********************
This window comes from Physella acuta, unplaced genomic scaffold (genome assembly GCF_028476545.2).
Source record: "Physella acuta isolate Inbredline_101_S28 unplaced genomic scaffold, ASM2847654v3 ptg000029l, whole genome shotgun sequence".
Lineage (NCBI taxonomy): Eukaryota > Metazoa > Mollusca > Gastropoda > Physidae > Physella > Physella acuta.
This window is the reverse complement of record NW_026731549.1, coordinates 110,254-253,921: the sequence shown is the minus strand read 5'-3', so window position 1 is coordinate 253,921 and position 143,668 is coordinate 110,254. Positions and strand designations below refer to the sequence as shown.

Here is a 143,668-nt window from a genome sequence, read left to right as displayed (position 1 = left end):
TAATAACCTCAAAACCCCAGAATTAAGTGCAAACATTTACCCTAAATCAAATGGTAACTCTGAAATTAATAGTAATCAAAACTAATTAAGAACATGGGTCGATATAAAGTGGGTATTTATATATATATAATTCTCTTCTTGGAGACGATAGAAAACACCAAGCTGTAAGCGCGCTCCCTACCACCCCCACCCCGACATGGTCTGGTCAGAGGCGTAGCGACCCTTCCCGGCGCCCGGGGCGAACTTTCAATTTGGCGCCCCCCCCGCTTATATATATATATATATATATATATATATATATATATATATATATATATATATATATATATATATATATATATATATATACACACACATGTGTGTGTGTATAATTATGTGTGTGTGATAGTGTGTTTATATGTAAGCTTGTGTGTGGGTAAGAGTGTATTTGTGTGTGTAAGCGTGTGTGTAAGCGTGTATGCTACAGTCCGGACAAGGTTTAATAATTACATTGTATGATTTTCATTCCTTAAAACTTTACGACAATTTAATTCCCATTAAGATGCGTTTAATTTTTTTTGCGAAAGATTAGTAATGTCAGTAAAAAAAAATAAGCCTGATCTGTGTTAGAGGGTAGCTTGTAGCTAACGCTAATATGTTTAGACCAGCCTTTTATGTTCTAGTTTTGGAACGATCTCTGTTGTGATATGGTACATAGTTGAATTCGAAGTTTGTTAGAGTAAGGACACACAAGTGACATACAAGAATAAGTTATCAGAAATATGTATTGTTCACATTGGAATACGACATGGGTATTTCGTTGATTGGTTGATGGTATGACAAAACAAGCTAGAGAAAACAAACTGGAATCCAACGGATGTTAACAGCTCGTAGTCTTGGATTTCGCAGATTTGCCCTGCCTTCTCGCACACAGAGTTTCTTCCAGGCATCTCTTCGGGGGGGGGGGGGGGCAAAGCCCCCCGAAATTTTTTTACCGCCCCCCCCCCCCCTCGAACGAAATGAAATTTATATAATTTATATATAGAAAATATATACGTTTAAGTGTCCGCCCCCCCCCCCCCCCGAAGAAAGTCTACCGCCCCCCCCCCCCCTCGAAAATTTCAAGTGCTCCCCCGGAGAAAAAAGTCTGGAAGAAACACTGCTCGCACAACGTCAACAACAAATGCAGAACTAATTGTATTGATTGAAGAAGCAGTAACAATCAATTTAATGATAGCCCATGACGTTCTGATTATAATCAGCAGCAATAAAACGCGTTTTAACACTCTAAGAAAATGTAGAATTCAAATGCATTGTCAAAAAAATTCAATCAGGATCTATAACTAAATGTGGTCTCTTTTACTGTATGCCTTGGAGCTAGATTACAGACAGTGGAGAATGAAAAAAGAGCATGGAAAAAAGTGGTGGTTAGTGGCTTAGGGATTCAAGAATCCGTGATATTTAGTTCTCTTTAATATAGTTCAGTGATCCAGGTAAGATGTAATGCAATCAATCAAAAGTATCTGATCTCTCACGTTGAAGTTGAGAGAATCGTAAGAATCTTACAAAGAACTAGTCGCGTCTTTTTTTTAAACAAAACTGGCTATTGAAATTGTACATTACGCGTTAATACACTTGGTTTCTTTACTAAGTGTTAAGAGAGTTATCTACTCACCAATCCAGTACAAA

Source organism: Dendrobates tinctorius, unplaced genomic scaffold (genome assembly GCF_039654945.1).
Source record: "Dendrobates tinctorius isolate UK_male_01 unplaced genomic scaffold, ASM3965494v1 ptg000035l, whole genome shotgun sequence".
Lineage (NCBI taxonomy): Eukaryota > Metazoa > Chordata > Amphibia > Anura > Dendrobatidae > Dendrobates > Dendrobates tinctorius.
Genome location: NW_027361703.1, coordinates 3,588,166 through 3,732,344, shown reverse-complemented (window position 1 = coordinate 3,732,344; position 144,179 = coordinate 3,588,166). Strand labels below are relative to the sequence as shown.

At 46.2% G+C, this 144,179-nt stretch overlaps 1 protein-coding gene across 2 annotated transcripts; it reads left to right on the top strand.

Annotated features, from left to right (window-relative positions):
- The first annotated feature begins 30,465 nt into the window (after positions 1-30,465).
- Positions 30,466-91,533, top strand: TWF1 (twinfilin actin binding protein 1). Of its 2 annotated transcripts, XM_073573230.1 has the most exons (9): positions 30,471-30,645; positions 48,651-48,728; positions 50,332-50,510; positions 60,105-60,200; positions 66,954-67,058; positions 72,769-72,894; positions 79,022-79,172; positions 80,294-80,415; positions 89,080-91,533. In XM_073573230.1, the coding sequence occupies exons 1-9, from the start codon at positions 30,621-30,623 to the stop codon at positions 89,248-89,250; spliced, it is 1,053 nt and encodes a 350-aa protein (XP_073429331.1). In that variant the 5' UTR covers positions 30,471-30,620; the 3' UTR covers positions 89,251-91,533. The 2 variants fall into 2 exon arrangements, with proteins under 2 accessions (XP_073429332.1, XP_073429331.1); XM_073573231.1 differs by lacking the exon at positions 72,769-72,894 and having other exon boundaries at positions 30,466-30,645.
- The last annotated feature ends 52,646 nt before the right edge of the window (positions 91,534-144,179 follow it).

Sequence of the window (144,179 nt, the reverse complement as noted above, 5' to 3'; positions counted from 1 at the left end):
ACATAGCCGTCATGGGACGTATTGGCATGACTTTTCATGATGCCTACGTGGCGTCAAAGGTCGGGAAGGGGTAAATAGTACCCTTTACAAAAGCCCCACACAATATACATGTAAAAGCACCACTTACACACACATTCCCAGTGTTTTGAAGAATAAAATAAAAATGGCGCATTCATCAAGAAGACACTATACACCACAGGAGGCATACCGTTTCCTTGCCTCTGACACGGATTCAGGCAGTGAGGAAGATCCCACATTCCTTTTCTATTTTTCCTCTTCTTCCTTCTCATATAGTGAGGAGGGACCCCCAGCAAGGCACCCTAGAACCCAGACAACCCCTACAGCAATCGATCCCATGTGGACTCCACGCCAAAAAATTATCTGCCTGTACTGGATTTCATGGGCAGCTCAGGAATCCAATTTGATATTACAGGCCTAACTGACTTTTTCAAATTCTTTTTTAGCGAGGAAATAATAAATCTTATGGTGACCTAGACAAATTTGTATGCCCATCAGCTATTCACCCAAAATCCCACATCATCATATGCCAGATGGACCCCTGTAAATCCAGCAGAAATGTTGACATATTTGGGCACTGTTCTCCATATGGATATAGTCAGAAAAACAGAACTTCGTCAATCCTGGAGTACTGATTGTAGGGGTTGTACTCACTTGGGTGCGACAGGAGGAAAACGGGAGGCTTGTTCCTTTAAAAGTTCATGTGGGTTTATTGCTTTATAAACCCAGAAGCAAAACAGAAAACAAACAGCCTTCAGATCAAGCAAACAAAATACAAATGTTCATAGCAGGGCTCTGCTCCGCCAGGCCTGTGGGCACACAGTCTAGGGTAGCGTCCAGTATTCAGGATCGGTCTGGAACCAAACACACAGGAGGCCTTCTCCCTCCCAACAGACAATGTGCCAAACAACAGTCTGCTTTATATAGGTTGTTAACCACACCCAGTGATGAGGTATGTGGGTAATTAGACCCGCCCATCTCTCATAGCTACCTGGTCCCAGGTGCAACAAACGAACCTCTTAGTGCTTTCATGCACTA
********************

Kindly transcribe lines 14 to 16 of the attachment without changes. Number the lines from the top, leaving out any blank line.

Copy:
- Positions 30,466-91,533, top strand: TWF1 (twinfilin actin binding protein 1). Of its 2 annotated transcripts, XM_073573230.1 has the most exons (9): positions 30,471-30,645; positions 48,651-48,728; positions 50,332-50,510; positions 60,105-60,200; positions 66,954-67,058; positions 72,769-72,894; positions 79,022-79,172; positions 80,294-80,415; positions 89,080-91,533. In XM_073573230.1, the coding sequence occupies exons 1-9, from the start codon at positions 30,621-30,623 to the stop codon at positions 89,248-89,250; spliced, it is 1,053 nt and encodes a 350-aa protein (XP_073429331.1). In that variant the 5' UTR covers positions 30,471-30,620; the 3' UTR covers positions 89,251-91,533. The 2 variants fall into 2 exon arrangements, with proteins under 2 accessions (XP_073429332.1, XP_073429331.1); XM_073573231.1 differs by lacking the exon at positions 72,769-72,894 and having other exon boundaries at positions 30,466-30,645.
- The last annotated feature ends 52,646 nt before the right edge of the window (positions 91,534-144,179 follow it).

Sequence of the window (144,179 nt, the reverse complement as noted above, 5' to 3'; positions counted from 1 at the left end):